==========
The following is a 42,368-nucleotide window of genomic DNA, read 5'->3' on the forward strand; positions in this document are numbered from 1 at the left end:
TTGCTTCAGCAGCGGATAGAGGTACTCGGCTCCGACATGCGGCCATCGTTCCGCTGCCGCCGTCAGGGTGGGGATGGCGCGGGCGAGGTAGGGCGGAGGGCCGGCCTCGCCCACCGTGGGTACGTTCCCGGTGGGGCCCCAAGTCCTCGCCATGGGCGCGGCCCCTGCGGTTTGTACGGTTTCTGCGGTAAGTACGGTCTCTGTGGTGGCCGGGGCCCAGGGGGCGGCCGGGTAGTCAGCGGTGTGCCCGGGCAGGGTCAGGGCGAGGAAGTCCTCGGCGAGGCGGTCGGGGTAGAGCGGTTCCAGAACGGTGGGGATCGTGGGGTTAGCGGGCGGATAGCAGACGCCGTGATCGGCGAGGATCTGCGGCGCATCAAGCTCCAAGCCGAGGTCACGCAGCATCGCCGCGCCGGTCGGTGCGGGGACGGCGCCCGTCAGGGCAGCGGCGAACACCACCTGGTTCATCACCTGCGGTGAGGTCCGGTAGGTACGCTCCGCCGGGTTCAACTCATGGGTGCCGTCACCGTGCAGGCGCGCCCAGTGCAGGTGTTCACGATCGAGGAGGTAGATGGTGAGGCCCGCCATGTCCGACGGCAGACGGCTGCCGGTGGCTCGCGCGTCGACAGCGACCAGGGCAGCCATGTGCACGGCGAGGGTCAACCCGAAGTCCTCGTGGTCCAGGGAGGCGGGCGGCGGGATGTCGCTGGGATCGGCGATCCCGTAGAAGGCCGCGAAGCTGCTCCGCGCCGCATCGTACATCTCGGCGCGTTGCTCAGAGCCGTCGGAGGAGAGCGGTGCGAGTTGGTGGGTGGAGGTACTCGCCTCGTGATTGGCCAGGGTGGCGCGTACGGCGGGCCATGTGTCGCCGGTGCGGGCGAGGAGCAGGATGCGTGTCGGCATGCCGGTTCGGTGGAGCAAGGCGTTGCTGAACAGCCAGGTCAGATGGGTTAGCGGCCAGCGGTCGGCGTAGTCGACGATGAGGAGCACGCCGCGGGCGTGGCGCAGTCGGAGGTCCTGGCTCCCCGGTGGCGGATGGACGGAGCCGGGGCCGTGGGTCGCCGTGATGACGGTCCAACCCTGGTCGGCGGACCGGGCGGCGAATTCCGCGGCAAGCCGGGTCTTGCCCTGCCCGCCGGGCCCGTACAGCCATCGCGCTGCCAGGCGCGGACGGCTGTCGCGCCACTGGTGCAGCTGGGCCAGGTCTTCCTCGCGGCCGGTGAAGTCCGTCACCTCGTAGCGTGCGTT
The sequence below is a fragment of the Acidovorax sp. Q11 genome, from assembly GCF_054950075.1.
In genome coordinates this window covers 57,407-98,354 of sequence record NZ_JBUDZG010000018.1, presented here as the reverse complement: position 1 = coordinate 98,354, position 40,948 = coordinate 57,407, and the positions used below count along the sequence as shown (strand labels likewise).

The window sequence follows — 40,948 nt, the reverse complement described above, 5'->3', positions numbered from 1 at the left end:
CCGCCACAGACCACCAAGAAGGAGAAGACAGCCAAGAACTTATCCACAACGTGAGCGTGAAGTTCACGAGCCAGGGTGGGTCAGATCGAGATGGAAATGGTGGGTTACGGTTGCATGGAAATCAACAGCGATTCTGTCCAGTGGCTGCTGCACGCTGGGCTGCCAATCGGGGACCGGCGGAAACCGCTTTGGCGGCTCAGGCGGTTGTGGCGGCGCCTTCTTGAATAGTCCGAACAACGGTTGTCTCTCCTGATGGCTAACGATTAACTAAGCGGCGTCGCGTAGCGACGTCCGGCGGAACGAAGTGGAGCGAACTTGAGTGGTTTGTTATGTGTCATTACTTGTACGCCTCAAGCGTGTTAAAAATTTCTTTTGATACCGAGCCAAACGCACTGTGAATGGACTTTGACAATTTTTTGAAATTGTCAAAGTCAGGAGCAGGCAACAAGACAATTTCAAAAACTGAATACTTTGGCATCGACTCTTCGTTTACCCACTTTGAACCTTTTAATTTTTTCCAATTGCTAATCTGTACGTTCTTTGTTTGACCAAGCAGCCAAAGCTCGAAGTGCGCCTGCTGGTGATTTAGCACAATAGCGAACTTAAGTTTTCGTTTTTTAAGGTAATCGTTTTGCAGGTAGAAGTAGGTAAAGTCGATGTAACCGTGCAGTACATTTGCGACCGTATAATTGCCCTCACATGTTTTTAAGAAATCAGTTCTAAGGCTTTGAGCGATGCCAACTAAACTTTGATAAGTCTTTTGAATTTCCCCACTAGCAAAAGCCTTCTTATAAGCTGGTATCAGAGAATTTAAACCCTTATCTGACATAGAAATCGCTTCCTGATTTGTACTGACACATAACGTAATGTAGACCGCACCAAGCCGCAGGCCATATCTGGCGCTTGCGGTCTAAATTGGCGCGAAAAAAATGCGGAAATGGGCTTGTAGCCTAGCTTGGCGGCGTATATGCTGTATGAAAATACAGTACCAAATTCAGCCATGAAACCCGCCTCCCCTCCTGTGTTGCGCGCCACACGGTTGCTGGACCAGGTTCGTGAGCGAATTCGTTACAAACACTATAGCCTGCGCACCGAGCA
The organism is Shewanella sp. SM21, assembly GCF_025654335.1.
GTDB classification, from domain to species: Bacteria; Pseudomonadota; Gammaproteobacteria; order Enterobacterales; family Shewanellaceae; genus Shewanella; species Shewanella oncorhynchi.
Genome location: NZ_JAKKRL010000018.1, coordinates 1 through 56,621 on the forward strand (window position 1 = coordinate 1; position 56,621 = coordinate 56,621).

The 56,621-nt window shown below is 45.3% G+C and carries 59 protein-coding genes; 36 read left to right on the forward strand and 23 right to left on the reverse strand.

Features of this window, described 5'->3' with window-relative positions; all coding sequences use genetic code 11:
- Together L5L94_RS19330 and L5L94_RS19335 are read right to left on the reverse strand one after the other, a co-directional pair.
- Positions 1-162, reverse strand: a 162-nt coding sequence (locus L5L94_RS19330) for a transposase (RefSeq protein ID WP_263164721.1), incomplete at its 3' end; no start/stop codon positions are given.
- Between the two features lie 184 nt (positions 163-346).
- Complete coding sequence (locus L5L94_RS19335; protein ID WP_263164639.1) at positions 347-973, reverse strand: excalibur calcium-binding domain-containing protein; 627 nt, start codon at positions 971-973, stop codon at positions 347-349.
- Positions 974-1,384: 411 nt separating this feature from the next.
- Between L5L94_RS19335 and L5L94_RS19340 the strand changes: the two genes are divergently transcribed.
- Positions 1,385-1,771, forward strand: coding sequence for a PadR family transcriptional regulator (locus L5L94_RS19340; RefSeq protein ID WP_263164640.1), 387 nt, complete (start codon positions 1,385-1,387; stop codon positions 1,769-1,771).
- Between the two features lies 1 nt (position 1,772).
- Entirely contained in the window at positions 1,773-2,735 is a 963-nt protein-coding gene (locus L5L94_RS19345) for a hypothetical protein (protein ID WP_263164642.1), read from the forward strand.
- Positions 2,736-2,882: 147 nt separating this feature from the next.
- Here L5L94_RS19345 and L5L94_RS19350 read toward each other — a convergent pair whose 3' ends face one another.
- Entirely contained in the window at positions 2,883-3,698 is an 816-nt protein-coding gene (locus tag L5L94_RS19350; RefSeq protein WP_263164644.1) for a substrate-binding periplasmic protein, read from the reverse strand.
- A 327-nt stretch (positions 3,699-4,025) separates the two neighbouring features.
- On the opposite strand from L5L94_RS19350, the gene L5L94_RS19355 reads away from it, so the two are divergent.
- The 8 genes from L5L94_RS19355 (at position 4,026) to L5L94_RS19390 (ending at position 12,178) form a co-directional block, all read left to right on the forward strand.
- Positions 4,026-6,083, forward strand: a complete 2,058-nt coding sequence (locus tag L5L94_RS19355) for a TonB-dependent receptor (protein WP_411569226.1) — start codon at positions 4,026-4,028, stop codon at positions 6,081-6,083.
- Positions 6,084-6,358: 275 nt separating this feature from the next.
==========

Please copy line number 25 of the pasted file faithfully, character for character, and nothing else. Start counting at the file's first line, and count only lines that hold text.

- On the opposite strand from L5L94_RS19350, the gene L5L94_RS19355 reads away from it, so the two are divergent.